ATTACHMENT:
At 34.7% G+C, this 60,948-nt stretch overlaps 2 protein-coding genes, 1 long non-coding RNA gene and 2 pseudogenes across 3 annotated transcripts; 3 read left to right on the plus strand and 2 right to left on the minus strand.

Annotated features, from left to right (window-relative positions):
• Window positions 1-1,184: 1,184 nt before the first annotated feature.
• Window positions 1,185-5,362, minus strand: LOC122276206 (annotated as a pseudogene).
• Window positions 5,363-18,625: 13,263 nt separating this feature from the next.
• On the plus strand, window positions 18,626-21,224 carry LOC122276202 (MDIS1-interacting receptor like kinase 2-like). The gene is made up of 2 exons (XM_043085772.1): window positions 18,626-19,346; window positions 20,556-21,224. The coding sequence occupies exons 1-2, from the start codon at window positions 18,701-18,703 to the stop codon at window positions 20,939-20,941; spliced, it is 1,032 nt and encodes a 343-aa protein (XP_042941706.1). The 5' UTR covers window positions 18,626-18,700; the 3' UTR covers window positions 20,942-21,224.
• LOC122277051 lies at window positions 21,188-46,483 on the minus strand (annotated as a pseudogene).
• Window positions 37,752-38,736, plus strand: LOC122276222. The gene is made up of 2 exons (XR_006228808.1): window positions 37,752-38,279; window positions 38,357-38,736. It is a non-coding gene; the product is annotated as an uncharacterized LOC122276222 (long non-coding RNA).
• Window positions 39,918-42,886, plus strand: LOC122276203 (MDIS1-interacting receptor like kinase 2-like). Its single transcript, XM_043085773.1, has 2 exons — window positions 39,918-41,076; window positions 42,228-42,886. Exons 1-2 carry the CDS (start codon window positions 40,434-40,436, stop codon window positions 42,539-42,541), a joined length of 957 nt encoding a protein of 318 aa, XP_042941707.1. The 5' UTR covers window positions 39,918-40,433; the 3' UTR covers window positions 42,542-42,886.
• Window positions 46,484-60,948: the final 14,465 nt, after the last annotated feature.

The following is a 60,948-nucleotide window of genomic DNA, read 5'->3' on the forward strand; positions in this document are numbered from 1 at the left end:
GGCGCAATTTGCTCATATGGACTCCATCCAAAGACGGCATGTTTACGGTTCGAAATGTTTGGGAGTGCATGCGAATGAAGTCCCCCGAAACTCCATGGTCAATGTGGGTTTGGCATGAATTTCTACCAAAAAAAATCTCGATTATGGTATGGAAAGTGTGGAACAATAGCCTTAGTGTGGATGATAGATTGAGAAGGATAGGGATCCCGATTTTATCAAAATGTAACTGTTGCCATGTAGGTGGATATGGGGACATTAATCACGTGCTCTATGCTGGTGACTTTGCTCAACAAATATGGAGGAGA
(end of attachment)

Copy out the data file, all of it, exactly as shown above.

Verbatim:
At 34.7% G+C, this 60,948-nt stretch overlaps 2 protein-coding genes, 1 long non-coding RNA gene and 2 pseudogenes across 3 annotated transcripts; 3 read left to right on the plus strand and 2 right to left on the minus strand.

Annotated features, from left to right (window-relative positions):
• Window positions 1-1,184: 1,184 nt before the first annotated feature.
• Window positions 1,185-5,362, minus strand: LOC122276206 (annotated as a pseudogene).
• Window positions 5,363-18,625: 13,263 nt separating this feature from the next.
• On the plus strand, window positions 18,626-21,224 carry LOC122276202 (MDIS1-interacting receptor like kinase 2-like). The gene is made up of 2 exons (XM_043085772.1): window positions 18,626-19,346; window positions 20,556-21,224. The coding sequence occupies exons 1-2, from the start codon at window positions 18,701-18,703 to the stop codon at window positions 20,939-20,941; spliced, it is 1,032 nt and encodes a 343-aa protein (XP_042941706.1). The 5' UTR covers window positions 18,626-18,700; the 3' UTR covers window positions 20,942-21,224.
• LOC122277051 lies at window positions 21,188-46,483 on the minus strand (annotated as a pseudogene).
• Window positions 37,752-38,736, plus strand: LOC122276222. The gene is made up of 2 exons (XR_006228808.1): window positions 37,752-38,279; window positions 38,357-38,736. It is a non-coding gene; the product is annotated as an uncharacterized LOC122276222 (long non-coding RNA).
• Window positions 39,918-42,886, plus strand: LOC122276203 (MDIS1-interacting receptor like kinase 2-like). Its single transcript, XM_043085773.1, has 2 exons — window positions 39,918-41,076; window positions 42,228-42,886. Exons 1-2 carry the CDS (start codon window positions 40,434-40,436, stop codon window positions 42,539-42,541), a joined length of 957 nt encoding a protein of 318 aa, XP_042941707.1. The 5' UTR covers window positions 39,918-40,433; the 3' UTR covers window positions 42,542-42,886.
• Window positions 46,484-60,948: the final 14,465 nt, after the last annotated feature.

The following is a 60,948-nucleotide window of genomic DNA, read 5'->3' on the forward strand; positions in this document are numbered from 1 at the left end:
GGCGCAATTTGCTCATATGGACTCCATCCAAAGACGGCATGTTTACGGTTCGAAATGTTTGGGAGTGCATGCGAATGAAGTCCCCCGAAACTCCATGGTCAATGTGGGTTTGGCATGAATTTCTACCAAAAAAAATCTCGATTATGGTATGGAAAGTGTGGAACAATAGCCTTAGTGTGGATGATAGATTGAGAAGGATAGGGATCCCGATTTTATCAAAATGTAACTGTTGCCATGTAGGTGGATATGGGGACATTAATCACGTGCTCTATGCTGGTGACTTTGCTCAACAAATATGGAGGAGA